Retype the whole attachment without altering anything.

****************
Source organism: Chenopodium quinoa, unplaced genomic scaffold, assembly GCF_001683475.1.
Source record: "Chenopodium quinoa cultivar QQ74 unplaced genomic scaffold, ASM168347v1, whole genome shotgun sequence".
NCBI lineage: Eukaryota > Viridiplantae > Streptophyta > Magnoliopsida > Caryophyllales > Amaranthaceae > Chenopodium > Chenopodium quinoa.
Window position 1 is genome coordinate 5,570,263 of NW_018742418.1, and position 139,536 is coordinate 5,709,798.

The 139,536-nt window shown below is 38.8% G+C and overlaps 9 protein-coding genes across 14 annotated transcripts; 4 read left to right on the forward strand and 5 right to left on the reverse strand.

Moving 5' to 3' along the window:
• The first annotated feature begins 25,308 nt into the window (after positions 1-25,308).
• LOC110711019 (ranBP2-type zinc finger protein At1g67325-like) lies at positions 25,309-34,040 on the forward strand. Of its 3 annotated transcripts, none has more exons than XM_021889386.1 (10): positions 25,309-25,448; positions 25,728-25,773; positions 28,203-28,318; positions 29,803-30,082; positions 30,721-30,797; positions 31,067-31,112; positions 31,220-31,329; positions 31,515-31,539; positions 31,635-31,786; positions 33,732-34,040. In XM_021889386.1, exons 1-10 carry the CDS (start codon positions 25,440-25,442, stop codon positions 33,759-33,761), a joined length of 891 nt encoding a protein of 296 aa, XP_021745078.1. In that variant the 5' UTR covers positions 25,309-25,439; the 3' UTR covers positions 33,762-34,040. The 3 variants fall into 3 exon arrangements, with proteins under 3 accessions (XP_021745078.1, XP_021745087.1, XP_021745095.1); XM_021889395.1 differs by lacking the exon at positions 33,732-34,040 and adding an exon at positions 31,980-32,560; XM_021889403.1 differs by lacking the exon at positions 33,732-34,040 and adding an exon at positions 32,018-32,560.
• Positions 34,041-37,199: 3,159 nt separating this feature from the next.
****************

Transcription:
Source organism: Chenopodium quinoa, unplaced genomic scaffold, assembly GCF_001683475.1.
Source record: "Chenopodium quinoa cultivar QQ74 unplaced genomic scaffold, ASM168347v1, whole genome shotgun sequence".
NCBI lineage: Eukaryota > Viridiplantae > Streptophyta > Magnoliopsida > Caryophyllales > Amaranthaceae > Chenopodium > Chenopodium quinoa.
Window position 1 is genome coordinate 5,570,263 of NW_018742418.1, and position 139,536 is coordinate 5,709,798.

The 139,536-nt window shown below is 38.8% G+C and overlaps 9 protein-coding genes across 14 annotated transcripts; 4 read left to right on the forward strand and 5 right to left on the reverse strand.

Moving 5' to 3' along the window:
• The first annotated feature begins 25,308 nt into the window (after positions 1-25,308).
• LOC110711019 (ranBP2-type zinc finger protein At1g67325-like) lies at positions 25,309-34,040 on the forward strand. Of its 3 annotated transcripts, none has more exons than XM_021889386.1 (10): positions 25,309-25,448; positions 25,728-25,773; positions 28,203-28,318; positions 29,803-30,082; positions 30,721-30,797; positions 31,067-31,112; positions 31,220-31,329; positions 31,515-31,539; positions 31,635-31,786; positions 33,732-34,040. In XM_021889386.1, exons 1-10 carry the CDS (start codon positions 25,440-25,442, stop codon positions 33,759-33,761), a joined length of 891 nt encoding a protein of 296 aa, XP_021745078.1. In that variant the 5' UTR covers positions 25,309-25,439; the 3' UTR covers positions 33,762-34,040. The 3 variants fall into 3 exon arrangements, with proteins under 3 accessions (XP_021745078.1, XP_021745087.1, XP_021745095.1); XM_021889395.1 differs by lacking the exon at positions 33,732-34,040 and adding an exon at positions 31,980-32,560; XM_021889403.1 differs by lacking the exon at positions 33,732-34,040 and adding an exon at positions 32,018-32,560.
• Positions 34,041-37,199: 3,159 nt separating this feature from the next.